DYING is bad for your health, and can also do some unpleasant things to your family’s wealth. While the impact of an unexpected death for young families is obvious, older Australians can also suffer financially on several fronts when their partner dies.

Knowing the rules, and how to work around them, is the key to leaving as much money as possible for loved ones.

Death Tax

More than a dozen major countries have death taxes, but not Australia. However, if you die without a dependant, such as a spouse, much of the money paid out from your superannuation can be slugged with a 17 percent tax. “Most people call it a pseudo-death tax – there’s no other way to describe it really,” said Hewison private wealth managing director Andrew Hewison.

“If you have all your wealth in super with a large taxable component paid out to a non-dependant,
15 percent tax plus the Medicare levy is going to be deducted.”
Mr Hewison said this made super a tricky estate planning tool. However, there are strategies available to some over-60s to withdraw their super then put it back as a nontaxable contribution.

Pension Pain

Almost 80 percent of retirees receive a full or part age pension, and with the single rate set at about two-thirds of the couple’s rate, the death of a spouse delivers an instant household income cut.
“The age pension for a single person is $907.60 a fortnight – it’s not a lot of money,” Mr Hewison said.
Another big impact comes from lower means test thresholds for singles compared with couples.
Planning for Prosperity senior adviser Bob Budreika said dying was bad financially for pensioners’ partners.

“The biggest problem is when the spouse dies, the assets test limit goes down,” he said.
Strategies to solve the pension assets test squeeze are limited but may include gifting money to relatives, spending on something such as an overseas holiday, or upgrading your home – the
only asset that’s exempt from Centrelink testing. None seem palatable to many retirees.

Disappearing Knowledge

Mr Budreika said it was common for one member of a couple to be more actively managing the money, and if they died first there was often trouble for the survivor. “It’s a pretty dangerous position to be in,” he said. “Even though one person may be more passive, at least have a broad overview and understanding.”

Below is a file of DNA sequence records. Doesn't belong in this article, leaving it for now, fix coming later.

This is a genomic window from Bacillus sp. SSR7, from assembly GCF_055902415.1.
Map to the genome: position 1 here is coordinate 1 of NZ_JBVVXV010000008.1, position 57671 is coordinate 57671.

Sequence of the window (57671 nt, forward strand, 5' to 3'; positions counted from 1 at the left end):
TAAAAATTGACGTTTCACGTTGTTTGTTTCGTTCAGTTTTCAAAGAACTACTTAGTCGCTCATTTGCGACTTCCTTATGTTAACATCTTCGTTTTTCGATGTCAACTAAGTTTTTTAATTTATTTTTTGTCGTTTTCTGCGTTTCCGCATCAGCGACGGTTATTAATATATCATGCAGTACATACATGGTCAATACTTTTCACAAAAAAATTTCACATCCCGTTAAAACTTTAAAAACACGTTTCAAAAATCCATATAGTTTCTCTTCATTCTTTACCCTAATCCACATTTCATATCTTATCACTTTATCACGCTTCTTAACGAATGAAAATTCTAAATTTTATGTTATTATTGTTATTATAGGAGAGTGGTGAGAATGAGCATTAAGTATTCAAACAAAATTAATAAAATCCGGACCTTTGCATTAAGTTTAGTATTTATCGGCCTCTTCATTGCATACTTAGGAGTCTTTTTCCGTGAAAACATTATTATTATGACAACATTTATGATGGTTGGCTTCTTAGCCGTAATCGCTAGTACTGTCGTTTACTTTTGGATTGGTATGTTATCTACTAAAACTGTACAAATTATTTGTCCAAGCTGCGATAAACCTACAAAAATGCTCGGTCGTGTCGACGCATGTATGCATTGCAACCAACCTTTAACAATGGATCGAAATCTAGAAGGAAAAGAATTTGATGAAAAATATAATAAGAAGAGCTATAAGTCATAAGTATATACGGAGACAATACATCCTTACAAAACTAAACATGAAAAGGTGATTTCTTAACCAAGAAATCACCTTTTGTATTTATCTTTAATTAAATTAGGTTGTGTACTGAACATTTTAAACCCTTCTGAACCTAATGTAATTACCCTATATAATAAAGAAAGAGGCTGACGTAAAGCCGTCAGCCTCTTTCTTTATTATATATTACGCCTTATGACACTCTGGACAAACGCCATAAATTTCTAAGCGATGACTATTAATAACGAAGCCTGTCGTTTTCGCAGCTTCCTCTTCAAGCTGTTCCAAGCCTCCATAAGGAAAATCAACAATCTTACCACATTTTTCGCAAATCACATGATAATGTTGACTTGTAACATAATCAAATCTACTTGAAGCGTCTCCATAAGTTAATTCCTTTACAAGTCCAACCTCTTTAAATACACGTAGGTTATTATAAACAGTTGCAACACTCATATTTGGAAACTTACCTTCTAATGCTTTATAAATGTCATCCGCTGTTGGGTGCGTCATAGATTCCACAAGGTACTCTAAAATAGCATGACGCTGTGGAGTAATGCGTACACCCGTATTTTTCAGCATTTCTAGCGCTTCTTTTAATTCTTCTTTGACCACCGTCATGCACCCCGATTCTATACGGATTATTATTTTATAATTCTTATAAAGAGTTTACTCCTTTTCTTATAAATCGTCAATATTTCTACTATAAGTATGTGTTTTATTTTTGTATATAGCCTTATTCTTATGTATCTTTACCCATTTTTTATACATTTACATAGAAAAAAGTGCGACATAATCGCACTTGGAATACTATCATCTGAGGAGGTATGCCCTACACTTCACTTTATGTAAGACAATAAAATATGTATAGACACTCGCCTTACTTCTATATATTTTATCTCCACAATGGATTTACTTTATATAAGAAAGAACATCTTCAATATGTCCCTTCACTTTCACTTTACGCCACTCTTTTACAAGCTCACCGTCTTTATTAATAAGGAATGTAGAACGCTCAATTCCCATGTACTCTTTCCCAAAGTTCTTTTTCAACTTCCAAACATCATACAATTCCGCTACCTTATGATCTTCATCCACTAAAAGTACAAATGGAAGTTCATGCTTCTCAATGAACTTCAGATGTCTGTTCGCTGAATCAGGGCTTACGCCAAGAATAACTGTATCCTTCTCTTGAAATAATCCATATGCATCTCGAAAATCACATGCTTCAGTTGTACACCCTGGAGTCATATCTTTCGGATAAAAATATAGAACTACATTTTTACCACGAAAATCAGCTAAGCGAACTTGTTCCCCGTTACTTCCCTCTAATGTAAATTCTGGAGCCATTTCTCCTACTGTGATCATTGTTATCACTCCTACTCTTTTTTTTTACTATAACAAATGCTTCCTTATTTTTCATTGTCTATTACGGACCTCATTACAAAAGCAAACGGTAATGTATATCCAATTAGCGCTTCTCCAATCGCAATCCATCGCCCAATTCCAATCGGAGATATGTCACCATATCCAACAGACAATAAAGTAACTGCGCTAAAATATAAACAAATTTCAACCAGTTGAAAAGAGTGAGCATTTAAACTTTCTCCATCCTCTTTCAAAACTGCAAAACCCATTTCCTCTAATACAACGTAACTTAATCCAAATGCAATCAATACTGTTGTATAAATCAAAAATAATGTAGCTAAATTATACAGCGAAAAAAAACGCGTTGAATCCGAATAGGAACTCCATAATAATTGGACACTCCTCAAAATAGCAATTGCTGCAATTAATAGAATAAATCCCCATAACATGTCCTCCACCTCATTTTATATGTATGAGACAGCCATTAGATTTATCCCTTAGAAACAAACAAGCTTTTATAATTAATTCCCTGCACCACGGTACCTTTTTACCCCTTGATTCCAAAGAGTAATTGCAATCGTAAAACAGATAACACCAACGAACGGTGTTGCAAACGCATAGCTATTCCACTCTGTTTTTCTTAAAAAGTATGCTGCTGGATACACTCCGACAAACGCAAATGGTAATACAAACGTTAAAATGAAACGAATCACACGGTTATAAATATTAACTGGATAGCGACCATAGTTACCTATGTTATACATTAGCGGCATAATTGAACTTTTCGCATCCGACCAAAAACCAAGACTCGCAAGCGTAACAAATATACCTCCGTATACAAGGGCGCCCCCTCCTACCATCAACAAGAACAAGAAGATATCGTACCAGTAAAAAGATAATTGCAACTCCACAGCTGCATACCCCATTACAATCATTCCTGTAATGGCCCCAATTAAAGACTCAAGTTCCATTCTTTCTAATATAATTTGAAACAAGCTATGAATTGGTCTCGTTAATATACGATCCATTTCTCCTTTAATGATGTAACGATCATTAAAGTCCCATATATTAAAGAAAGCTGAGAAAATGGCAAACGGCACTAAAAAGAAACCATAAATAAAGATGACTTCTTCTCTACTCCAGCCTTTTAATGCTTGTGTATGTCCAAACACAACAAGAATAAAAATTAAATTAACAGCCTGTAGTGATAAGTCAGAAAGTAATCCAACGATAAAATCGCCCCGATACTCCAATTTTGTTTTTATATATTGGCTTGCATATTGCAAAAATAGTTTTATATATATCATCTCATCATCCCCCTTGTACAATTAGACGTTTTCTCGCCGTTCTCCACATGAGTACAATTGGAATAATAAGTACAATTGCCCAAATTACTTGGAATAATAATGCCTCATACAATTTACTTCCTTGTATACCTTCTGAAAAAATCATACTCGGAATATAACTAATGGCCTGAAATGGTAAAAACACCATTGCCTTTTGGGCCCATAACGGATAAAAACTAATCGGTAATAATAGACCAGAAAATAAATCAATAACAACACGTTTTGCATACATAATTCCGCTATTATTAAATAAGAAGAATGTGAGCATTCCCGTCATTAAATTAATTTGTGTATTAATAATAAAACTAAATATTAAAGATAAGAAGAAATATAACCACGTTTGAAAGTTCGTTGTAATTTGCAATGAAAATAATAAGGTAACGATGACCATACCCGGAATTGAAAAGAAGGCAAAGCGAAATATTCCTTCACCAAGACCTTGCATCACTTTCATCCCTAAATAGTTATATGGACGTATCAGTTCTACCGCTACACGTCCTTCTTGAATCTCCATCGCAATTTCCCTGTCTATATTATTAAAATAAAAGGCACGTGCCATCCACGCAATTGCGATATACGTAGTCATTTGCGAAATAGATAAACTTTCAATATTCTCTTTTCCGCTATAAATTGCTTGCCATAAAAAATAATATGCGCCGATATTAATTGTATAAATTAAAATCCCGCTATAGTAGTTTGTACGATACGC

Mr Hewison said people of all ages should understand where their family income came from, ensure their wills and wider estate plans were up to date, and seek professional advice where needed.

Read the complete article here

Source: MONEYSAVERHQ Anthony Keane 26 Feb 2018

Self Managed SuperannuationThere’s a simple saying I often use: “You don’t know what you don’t know”.  In a roundabout way what this phrase is saying is that making important decisions without getting all the facts can have very long lasting consequences.  There are lots of examples where this rings true.  I can think of my own situation where, on occasions, I would’ve saved time, effort and money had I opted to getting sound advice and support.

Financial Planning is a very different service to anything I know. Why?  Because life goes on whether people engage with them or not.  Seeing an adviser is purely optional.  Unlike other professionals such as accountants, there’s a legal requirement to get your tax done each year.  When we’re unwell we see a doctor or take our car to a mechanic for repairs.  There’s an obvious need and reason to take action.  It gets back to ‘you don’t know what you don’t know.’

I believe that many people are heading for a financial disaster of some sort but don’t know it.  The disaster might not mean they’re wiped out but with sound advice and support they could’ve saved time, money and effort.  Without labouring on this point, I’ll give a couple of examples.

Purchasing farm land in the most cost-effective way

One of the areas we specialise in is helping farming families purchase farm land in the most cost effective way.  The most common method is to borrow from a bank and make repayments.  A far more cost effective way is to use the tax advantages of superannuation.  There are significant savings, often in the hundreds of thousands of dollars.